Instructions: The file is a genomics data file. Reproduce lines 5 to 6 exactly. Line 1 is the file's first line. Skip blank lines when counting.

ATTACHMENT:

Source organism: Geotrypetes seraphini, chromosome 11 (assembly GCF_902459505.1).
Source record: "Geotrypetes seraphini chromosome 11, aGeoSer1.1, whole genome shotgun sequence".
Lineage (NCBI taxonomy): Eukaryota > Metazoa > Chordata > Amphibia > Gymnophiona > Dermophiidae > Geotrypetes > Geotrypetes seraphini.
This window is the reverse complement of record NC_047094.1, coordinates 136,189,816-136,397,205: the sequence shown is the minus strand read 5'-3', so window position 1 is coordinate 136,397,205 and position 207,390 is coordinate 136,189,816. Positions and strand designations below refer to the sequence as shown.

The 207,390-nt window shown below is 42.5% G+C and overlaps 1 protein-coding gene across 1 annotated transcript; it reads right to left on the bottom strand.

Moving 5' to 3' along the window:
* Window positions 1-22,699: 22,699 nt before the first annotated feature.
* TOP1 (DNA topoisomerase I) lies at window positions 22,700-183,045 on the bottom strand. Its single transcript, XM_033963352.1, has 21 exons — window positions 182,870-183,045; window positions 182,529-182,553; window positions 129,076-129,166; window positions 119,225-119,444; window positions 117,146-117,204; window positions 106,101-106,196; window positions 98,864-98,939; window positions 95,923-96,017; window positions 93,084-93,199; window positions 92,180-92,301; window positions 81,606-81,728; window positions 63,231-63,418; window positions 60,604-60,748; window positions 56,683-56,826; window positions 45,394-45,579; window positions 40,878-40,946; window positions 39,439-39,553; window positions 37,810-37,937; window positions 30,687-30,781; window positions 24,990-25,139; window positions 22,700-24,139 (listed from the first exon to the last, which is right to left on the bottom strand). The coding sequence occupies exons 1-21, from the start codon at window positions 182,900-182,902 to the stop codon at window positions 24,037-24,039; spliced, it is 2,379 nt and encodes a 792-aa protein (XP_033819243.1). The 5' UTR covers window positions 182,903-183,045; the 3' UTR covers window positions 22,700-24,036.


The 207,390-nt window shown below is 42.5% G+C and overlaps 1 protein-coding gene across 1 annotated transcript; it reads right to left on the bottom strand.

Moving 5' to 3' along the window: